Life of Buddha: First Encounter

The story of the "Four Sights" is one of the most famous episodes in the life of the Buddha. You can read more about this incident, along with different versions of the story, at Wikipedia.

[Notes by LKG]

This story is part of the Buddha unit. Story source: The Life of Buddha by Andre Ferdinand Herold (1922).


The First Encounter

ONE day, someone spoke in the presence of the prince and told how the grass in the woods had become a tender green and the birds in the trees were singing of the spring, and how, in the ponds, the great lotuses were unfolding. Nature had broken the chains that winter had forged, and, around the city, those gardens so dear to young maidens were now gaily carpeted with flowers. Then, like an elephant too long confined in his stable, the prince had an irresistible desire to leave the palace.

The king learned of his son's desire, and he knew no way to oppose it.

"But," he thought, "Siddhartha must see nothing that will trouble the serenity of his soul; he must never suspect the evil there is in the world. I shall order the road cleared of beggars, of those who are sick and infirm and of all who suffer."

The city was decorated with garlands and streamers; a magnificent chariot was prepared, and the cripples, the aged, and the beggars were ordered off the streets where the prince would pass.

When the time came, the king sent for his son, and there were tears in his eyes as he kissed him on the brow. His gaze lingered over him, then he said to him, "Go!" And with that word he gave him permission to leave the palace, though his heart spoke differently.

The prince's chariot was made of gold. It was drawn by four horses caparisoned in gold, and the charioteer held gold reins in his hands. Only the rich, the young and the beautiful were allowed on the streets he drove through, and they stopped to watch him as he went by. Some praised him for the kindness of his glance, others extolled his dignified bearing, still others exalted the beauty of his features, while many glorified his exuberant strength. And they all bowed before him, like banners dipped before the statue of some God.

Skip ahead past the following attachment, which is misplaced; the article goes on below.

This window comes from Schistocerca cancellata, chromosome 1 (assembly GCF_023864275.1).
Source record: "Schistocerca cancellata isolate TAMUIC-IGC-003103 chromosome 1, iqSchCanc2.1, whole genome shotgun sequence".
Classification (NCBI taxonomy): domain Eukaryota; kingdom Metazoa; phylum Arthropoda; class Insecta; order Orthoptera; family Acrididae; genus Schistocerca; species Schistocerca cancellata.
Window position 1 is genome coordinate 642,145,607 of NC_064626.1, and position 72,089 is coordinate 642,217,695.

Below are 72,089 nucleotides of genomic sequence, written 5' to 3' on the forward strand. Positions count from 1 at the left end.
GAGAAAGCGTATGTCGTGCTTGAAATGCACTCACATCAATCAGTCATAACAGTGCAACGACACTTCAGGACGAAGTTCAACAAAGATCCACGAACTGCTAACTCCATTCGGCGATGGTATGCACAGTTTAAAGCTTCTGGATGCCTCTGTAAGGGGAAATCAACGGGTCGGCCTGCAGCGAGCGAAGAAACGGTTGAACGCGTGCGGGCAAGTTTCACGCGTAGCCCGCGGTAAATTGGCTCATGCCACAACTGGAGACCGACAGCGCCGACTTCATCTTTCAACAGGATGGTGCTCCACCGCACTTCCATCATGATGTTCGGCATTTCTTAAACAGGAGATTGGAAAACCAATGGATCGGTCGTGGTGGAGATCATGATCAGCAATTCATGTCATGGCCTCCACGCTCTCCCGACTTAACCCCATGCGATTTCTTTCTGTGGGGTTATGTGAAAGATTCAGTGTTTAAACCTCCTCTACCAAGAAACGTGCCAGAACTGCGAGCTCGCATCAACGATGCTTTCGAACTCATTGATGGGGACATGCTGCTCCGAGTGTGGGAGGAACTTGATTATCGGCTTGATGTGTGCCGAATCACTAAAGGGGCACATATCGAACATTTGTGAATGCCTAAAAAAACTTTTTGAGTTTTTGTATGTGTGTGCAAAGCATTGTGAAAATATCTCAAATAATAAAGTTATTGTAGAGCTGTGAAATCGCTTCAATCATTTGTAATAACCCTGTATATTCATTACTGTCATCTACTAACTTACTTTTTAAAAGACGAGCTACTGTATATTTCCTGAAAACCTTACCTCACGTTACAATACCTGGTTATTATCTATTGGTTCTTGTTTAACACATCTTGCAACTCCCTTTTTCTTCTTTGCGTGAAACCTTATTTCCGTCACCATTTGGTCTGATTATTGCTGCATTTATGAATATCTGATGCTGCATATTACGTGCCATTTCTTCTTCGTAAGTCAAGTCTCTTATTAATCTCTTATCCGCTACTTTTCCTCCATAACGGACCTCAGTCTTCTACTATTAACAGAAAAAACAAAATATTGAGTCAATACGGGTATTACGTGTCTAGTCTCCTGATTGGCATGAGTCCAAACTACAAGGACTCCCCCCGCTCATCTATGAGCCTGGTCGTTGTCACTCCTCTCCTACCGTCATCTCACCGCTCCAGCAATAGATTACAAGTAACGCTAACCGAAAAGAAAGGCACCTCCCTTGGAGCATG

The women in the houses heard the cries in the street. They awoke or left their household tasks and ran to the windows or quickly ascended to the terraces. And gazing at him in admiration, they murmured, "Happy the wife of such a man!"

And he, at the sight of the city's splendor, at the sight of the wealth of the men and the beauty of the women, felt a new joy pour into his soul.

But the Gods were jealous of the celestial felicity enjoyed by this city of the earth. They made an old man, and, in order to trouble Siddhartha's mind, they set him down on the road the prince was travelling.

The man was leaning on a staff; he was worn out and decrepit. His veins stood out on his body, his teeth chattered, and his skin was a maze of black wrinkles. A few dirty grey hairs hung from his scalp; his eyelids had no lashes and were red-rimmed; his head and limbs were palsied.

The prince saw this being, so different from the men around him. He gazed at him with sorrowful eyes, and he asked the charioteer: "What is this man with grey hair and body so bent? He clings to his staff with scrawny hands, his eyes are dull and his limbs falter. Is he a monster? Has nature made him thus, or is it chance?"

The charioteer should not have answered, but the Gods confused his mind, and without understanding his mistake he said: "That which mars beauty, which ruins vigor, which causes sorrow and kills pleasure, that which weakens the memory and destroys the senses is old age. It has seized this man and broken him. He, too, was once a child, nursing at his mother's breast; he, too, once crawled upon the floor; he grew, he was young, he had strength and beauty; then he reached the twilight of his years, and now you see him, the ruin that is old age."

The prince was deeply moved. He asked: "Will that be my fate, also?"

The charioteer replied: "My lord, youth will also leave you some day; to you, too, will come troublesome old age. Time saps our strength and steals our beauty."

The prince shuddered like a bull at the sound of thunder. He uttered a deep sigh and shook his head. His eyes wandered from the wretched man to the happy crowds, and he spoke these solemn words: "So old age destroys memory and beauty and strength in man, and yet the world is not frantic with terror! Turn your horses around, O charioteer; let us return to our homes. How can I delight in gardens and flowers when my eyes can only see old age, when my mind can only think of old age?"

The prince returned to his palace, but nowhere could he find peace. He wandered through the halls, murmuring, "Old age, oh, old age!" and in his heart there was no longer any joy.

(800 words)





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